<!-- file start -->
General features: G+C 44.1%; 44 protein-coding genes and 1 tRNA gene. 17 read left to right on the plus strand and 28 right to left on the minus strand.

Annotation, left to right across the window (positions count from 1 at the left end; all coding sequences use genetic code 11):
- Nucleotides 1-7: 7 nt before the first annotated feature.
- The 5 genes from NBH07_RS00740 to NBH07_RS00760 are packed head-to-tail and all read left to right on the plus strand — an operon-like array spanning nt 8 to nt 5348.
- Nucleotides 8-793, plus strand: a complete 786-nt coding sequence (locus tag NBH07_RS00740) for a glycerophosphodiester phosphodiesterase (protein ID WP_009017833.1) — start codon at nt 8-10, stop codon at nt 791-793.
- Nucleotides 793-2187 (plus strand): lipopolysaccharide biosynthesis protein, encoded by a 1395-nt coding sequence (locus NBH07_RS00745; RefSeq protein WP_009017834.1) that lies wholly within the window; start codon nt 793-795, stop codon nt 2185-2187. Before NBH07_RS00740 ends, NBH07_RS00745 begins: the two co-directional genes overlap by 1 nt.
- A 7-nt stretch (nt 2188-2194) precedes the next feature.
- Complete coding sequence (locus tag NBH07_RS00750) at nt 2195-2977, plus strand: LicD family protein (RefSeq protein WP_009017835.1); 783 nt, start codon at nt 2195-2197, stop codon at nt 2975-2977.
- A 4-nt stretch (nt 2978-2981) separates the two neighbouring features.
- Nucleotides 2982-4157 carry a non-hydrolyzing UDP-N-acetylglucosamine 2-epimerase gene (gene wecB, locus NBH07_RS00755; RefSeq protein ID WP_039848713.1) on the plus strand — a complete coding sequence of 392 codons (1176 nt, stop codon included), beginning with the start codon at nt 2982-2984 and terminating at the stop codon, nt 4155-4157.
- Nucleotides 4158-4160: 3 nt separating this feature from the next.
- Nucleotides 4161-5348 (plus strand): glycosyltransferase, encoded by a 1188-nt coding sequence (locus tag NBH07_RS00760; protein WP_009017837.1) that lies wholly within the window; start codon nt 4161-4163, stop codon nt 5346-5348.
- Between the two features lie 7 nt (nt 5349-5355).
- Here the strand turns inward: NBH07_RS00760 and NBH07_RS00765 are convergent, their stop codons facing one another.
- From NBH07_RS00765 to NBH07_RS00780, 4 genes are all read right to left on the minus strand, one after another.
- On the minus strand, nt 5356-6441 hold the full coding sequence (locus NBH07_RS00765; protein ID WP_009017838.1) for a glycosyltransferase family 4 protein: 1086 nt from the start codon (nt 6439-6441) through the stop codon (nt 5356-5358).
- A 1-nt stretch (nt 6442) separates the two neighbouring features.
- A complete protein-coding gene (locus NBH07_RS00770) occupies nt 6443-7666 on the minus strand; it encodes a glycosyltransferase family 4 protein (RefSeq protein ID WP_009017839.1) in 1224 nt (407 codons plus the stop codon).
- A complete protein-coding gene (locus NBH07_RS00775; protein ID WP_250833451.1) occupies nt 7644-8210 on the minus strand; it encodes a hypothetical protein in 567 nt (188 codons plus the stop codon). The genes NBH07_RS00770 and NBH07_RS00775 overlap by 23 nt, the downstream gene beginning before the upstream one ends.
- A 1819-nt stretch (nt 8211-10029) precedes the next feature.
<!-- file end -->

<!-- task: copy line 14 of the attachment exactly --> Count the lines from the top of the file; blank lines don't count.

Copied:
- Here the strand turns inward: NBH07_RS00760 and NBH07_RS00765 are convergent, their stop codons facing one another.